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Initializing Disks

Before proceeding with package installation you must connect a hard disk where the root file system will be stored.

A very good idea is also to add some swap space.

Creating partitions

Connect your hard disk to your USB port 1. Please make note that the following commands will wipe out your disk.

  1. Run the fdisk command with the following syntax: fdisk /dev/sda. We're assuming that the disk is recognized as sda in this case. Note the device name has no number. We're referring to the entire disk, not specific partitions.
  2. Execute the command p. This will show the available partitions. You can keep them, or delete them with the d command.

If deletion of partitions is not in your plans stop here and decide what to do. The following instructions is for starting a whole new disk.

  1. Create a new primary partition number 1. Fdisk will ask for the start cylinder (1) and the end cylinder (depending on the disk size). I've chosen 3000M. This will create a 3GB sda1 partition.
  2. Create a new primary partition number 2. Fdisk will give the available first cylinder, just accept it, and choose a size of 768M. This will be our swap partition (Very, very large).
  3. Create a new primary partition number 3. Use the remaining disk space.

Now we need to change the partition two to be a swap partition. Execute the t command. Chose partition number 2 and enter hex code 82 (LINUX Swap).

With the command p verify your work. You should have something like this:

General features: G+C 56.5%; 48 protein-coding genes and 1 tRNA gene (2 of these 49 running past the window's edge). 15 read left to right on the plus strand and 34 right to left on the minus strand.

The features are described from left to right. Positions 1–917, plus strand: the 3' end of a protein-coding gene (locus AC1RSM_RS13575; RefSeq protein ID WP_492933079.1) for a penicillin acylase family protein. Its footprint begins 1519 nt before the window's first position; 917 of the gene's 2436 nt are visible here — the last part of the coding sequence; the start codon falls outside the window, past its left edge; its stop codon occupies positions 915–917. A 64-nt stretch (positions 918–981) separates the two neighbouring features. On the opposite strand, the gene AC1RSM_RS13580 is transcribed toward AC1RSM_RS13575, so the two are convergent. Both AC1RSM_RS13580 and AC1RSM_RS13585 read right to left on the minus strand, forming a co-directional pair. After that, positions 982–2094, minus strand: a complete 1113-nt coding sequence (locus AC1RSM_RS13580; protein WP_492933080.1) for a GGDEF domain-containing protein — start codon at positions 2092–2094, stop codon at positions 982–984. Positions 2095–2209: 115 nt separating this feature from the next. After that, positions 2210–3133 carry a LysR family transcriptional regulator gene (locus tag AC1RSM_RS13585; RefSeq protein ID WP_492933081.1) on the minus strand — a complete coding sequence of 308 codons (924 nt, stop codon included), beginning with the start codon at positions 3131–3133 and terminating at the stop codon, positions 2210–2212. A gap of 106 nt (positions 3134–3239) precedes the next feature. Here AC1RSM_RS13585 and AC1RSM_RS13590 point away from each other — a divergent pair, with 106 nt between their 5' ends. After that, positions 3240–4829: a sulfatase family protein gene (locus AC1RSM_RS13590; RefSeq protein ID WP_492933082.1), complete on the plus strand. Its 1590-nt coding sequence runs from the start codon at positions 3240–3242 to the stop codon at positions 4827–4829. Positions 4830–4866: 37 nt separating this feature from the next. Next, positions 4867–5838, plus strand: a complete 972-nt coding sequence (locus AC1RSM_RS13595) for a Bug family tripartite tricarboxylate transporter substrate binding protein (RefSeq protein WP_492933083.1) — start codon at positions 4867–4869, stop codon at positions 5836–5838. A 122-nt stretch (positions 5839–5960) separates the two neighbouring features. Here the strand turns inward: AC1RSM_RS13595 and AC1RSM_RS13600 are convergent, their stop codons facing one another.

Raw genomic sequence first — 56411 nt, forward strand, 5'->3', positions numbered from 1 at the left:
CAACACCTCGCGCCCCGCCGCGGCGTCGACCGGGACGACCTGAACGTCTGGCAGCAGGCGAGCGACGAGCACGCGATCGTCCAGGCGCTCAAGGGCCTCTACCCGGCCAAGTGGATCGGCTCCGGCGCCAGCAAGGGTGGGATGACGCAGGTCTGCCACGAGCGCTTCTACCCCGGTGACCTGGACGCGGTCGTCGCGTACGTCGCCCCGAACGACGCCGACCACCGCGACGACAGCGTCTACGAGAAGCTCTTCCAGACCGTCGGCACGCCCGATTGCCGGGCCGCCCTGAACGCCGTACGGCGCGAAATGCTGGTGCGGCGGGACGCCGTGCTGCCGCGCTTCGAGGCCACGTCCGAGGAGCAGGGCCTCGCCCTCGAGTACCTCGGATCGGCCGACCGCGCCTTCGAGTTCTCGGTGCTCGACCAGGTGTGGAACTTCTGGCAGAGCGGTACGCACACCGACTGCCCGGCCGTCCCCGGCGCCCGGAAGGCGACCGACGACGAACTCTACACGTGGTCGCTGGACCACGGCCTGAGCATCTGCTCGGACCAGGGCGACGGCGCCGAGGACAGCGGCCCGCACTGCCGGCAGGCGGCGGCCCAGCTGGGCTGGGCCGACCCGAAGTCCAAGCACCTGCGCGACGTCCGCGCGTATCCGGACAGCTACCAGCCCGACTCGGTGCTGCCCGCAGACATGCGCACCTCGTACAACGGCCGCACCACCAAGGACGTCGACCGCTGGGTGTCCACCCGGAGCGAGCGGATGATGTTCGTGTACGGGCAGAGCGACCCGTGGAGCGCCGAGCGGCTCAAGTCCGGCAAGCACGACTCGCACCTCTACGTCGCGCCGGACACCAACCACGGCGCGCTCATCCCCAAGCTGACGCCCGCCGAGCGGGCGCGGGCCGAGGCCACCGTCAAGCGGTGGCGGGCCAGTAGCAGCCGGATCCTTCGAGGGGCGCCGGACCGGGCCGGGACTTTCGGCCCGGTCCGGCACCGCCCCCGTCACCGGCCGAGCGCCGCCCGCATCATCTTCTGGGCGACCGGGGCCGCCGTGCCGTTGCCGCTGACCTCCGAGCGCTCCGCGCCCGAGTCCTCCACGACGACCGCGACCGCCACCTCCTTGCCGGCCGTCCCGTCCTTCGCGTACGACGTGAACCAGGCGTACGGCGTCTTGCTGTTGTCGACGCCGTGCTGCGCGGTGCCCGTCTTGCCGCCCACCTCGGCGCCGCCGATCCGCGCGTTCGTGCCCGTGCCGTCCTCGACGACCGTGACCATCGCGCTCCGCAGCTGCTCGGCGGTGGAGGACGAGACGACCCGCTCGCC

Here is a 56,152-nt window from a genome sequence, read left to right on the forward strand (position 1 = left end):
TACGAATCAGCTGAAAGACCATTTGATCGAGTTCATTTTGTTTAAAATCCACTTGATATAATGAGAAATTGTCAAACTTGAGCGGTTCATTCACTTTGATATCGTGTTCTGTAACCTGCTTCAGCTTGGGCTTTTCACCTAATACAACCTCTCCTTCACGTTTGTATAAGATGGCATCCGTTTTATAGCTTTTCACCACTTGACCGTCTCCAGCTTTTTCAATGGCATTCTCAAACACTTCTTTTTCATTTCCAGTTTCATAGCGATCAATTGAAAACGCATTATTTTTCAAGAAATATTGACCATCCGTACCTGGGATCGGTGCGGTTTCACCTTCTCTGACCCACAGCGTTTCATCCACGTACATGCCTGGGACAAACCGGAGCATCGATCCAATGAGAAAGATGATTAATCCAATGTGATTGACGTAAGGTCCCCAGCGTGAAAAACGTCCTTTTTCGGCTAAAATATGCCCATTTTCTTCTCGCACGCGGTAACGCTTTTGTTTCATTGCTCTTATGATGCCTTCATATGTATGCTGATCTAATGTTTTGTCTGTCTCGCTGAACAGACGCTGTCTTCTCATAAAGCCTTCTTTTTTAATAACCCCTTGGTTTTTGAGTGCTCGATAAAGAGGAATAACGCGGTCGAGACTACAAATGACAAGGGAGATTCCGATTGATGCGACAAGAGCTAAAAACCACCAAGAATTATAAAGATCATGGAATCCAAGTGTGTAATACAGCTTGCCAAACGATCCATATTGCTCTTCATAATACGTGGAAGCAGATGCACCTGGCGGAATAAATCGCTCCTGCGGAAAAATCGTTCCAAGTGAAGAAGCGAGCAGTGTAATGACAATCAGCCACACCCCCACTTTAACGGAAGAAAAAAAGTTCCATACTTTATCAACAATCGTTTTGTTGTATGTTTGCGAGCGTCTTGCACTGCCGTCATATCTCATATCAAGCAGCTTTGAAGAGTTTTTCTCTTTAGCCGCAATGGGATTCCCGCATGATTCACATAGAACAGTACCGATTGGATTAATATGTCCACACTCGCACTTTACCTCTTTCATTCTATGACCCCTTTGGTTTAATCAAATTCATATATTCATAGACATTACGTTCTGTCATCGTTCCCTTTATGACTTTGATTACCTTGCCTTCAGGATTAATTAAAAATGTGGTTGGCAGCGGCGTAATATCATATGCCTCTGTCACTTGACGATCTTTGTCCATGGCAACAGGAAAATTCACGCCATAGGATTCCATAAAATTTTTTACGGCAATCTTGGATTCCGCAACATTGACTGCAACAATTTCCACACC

Disk /dev/sda: 30.0 GB, 30005821440 bytes
255 heads, 63 sectors/track, 3648 cylinders
Units = cylinders of 16065 * 512 = 8225280 bytes

Device Boot Start End Blocks Id System
/dev/sda1 1 366 2939863+ 83 Linux
/dev/sda2 367 460 755055 82 Linux swap / Solaris
/dev/sda3 461 3648 25607610 83 Linux

Write the partition table with the w command and REBOOT

Initializing disks

After rebooting execute the following commands:

  1. You may have to unmount /dev/sda1 first: umount /dev/sda1
  2. Create root file system: mkfs.ext3 /dev/sda1
  3. Create swap space: mkswap /dev/sda2
  4. If necessary, use this swap space now: swapon /dev/sda2 (see Note below)
  5. Create the home file system: mkfs.ext3 /dev/sda3 [This will take longest.]
Note! If you have very large partitions the mkfx.ext3 command may result in the following error
Memory allocation failed while setting up superblock
To fix this, wait to run the command until you have a running swap partition to handle the command.

Reboot again.

Moving root file system

Now you can move the root file system from flash to disk. Execute the command turnup disk -i /dev/sda1 -t ext3 Further details on using turnup are on the OpenSlug.OpenSlugTurnUp page.

Reboot again

Finishing up

Now all you need is to activate the swap partition and mounting automaticaly the /home file system.

  1. Execute the command: swapon /dev/sda2

Note: It seems here is a bug in the 3.10 release that prevents the swapon command to successfully complete. All is fine in release 2.7. Note: There is no bug in 3.10. The slug is already swapping the directory. Execute the command: swapon -s to verify.

  1. Edit the /etc/fstab file
  2. Add the following line at the end: /dev/sda3 /home ext3 defaults 1 1
  3. Add the following line at the end: /dev/sda2 swap swap defaults 0 0

One final reboot to see if everything is ok, and the mount command should report all the partitions created.

Thats it. Now you can proceed installing packages do anything you want.

view · edit · print · history · Last edited by whyme.
Based on work by cnczane, Giovambattista Matera, Dan Händevik, tim, JNC, rwhitby, sunburnt, admiraljkb, and thx1011.
Originally by thx1011.
Page last modified on October 19, 2008, at 05:47 AM